What is claimed is:
1. A differential mechanism, comprising a casing, a pair of shafts extending into the casing in axial relation, a pair of gears within the casing and each carried by a shaft, means for rotating the casing, gear pinions rotatably supported by and in the casing and operatively coupled between the gears, a toothed wheel connected with each pinion to rotate coaxially therewith, and a toothed member supported upon the easing and having limited back and forth turning movement on the casing, the teeth of said member being arranged to be alternately engaged by teeth of the said wheels to impart the stated motion to the member for preventing wastage of power through the turning of one shaft and gear faster than the other. 2. A differential mechanism, comprising a casing, a pair of shafts extending into the casing in axial relation, a pair of gears within the easing and each carried by a shaft, means for rotating the casing, gear pinions rotatably supported by and in the casing and operatively coupled between the gears, a toothed wheel connected with each pinion to rotate coaxially'therewith, a collar encircling the casing for limited oscillatory movement coaxial with said shafts, said collar having recesses in each of which a wheel is located, a pair of inwardly extending diametrically opposite teeth integral with the collar in each of said recesses, said wheels having an odd number of teeth and the distance between the opposing collar teeth being such with respect to the adjacent wheel that when one of said collar teeth is engaged between a pair of wheel teeth, the opposing collar tooth will be in opposing relation with the point of the wheel tooth.
3. A differential mechanism, comprising a casing, a pair of axles extending into the casing in axial alignment, gears carried by said axles in ing including a shiftable element and a rotary element, the rotary element being operatively connected with a pinion, the shiftable element and rotary element having anescapement relation whereby when the resistance to the rotation of one gear and shaft is considerably less than the resistance to rotation of the other gear and shaft the one with greater resistance will be positively driven at a slower rate than the other,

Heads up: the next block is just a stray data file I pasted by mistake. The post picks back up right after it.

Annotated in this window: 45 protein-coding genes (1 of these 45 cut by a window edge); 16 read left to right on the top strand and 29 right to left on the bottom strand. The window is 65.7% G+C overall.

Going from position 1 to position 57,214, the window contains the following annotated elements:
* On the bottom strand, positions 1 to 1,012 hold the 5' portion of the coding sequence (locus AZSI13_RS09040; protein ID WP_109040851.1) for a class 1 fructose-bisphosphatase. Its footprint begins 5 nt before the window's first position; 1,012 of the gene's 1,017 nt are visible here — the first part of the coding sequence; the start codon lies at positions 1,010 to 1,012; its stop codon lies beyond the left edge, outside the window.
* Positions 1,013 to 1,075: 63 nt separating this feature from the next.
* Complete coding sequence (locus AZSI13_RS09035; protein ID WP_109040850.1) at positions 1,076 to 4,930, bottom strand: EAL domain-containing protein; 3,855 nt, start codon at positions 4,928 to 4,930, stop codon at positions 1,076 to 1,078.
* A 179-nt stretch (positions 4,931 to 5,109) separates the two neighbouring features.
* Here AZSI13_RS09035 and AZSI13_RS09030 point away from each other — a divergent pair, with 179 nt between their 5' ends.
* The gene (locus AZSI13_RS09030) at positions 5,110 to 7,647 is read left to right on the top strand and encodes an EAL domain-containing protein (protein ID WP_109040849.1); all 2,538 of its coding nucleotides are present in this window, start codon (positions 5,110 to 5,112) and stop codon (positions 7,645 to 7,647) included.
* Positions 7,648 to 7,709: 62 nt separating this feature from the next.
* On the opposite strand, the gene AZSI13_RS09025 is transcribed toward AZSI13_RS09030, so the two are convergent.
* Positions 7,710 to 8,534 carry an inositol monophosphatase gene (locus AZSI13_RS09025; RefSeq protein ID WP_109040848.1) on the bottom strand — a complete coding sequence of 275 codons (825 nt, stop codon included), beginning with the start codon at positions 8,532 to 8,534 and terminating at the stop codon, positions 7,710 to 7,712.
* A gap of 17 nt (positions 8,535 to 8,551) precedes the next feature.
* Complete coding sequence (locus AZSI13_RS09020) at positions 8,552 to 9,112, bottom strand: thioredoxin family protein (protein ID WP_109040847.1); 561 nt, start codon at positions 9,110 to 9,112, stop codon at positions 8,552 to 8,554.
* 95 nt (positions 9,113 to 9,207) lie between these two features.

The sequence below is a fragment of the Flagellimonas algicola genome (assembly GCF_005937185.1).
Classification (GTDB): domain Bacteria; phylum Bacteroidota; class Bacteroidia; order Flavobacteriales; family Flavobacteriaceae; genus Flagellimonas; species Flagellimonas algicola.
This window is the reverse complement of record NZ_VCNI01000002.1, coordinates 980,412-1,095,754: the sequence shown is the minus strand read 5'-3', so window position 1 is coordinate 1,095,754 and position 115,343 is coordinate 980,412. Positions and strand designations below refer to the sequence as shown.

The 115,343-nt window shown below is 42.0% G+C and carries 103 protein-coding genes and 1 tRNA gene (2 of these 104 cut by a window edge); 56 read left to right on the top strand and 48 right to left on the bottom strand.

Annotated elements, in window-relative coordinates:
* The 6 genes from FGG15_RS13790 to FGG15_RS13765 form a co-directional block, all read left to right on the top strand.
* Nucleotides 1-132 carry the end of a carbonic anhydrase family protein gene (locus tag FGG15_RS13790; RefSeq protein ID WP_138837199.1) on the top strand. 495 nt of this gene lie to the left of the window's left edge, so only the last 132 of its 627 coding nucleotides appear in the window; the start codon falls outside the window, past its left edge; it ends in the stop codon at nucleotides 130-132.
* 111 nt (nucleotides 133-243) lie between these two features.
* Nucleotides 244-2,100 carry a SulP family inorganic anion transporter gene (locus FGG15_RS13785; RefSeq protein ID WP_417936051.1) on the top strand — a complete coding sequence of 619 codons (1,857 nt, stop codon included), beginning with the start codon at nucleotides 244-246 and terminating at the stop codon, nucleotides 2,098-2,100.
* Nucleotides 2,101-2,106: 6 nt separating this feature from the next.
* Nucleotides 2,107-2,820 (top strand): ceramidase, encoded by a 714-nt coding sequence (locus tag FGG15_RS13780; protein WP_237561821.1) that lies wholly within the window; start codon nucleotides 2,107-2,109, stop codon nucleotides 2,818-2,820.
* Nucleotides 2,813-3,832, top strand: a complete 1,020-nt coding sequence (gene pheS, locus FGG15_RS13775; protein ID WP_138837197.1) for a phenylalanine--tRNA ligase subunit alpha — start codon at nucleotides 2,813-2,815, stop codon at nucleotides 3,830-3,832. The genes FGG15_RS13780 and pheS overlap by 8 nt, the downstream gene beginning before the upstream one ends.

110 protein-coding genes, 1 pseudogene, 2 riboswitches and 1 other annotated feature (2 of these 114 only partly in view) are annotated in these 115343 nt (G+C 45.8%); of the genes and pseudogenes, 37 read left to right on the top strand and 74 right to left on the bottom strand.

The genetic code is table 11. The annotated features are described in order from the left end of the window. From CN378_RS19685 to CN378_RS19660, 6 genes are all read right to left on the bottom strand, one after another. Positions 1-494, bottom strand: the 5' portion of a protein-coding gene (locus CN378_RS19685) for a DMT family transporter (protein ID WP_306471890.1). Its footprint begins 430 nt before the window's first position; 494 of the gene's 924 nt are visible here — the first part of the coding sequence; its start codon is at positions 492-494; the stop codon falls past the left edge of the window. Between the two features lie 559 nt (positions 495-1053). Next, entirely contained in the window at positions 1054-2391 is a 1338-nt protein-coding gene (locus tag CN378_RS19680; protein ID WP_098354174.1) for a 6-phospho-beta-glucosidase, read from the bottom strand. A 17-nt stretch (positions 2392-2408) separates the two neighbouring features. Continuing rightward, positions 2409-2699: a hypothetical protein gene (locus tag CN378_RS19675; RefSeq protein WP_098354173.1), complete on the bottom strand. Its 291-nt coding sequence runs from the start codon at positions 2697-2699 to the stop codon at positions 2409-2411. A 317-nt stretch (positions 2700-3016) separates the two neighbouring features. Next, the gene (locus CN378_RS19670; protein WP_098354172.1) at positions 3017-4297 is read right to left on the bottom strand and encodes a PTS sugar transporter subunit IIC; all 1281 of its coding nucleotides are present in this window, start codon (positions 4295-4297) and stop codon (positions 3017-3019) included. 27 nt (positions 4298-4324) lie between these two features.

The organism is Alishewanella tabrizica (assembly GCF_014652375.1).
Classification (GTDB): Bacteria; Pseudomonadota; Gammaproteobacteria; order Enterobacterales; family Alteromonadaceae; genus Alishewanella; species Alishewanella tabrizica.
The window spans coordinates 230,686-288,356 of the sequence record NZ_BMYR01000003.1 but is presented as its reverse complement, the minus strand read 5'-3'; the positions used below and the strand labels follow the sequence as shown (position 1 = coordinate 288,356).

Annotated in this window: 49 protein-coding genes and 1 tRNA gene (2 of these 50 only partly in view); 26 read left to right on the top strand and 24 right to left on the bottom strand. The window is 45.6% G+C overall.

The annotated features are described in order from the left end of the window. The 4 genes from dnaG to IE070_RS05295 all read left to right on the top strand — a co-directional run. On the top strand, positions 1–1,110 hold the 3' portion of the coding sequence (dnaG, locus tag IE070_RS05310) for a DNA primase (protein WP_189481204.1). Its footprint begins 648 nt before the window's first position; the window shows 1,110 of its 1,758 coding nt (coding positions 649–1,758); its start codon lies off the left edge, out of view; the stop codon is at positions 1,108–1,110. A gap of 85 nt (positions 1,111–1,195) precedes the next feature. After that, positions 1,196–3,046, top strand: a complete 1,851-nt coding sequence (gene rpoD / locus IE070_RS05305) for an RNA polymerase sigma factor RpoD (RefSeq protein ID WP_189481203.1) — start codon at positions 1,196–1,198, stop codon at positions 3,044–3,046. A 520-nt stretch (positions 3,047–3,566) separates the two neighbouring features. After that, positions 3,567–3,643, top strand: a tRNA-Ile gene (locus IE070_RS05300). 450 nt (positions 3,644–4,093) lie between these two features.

but the ratio of speed will remain constant, thus insuring that the rotation of one gear and shaft during differential action of the mechanism faster than the other gear and shaft to dissipate more than a small fraction of driving power for the shafts, is prevented.
4. A differential mechanism, comprising a casing, a pair of axles extending into the casing in axial alignment, gears carried by said axles in the casing, trunnions rotatably supported by and in the casing and operatively interposed between said gears, means for rotating the casing, and escapement mechanism supported by the casing including a shiftable element and a rotary element, the rotary element being operatively connected with a pinion. the shiftable element and rotary element having an escapement relation, whereby one gear and shaft is positively driven at a slower rate than the other gear and shaft in a constant ratio whenever lack of resistance to rotation of one gear and shaft would normally cause undue action of the differential mechanism, thus preventing dissipation of more than asmall fraction of the driving power to the gears and shafts in undue differential action; and
means for utilizing the usual lubricating fluid interposed between the shiftable member and the casing to constitute an elastic resistance factor with respect to the escapement motion of the rotary element.
5. In a differential mechanism, including a pair of axially aligned shafts, gears carried by said shaft, rotatably supported pinions interposed between the gears, means for imparting movement to the pinions around the shafts, an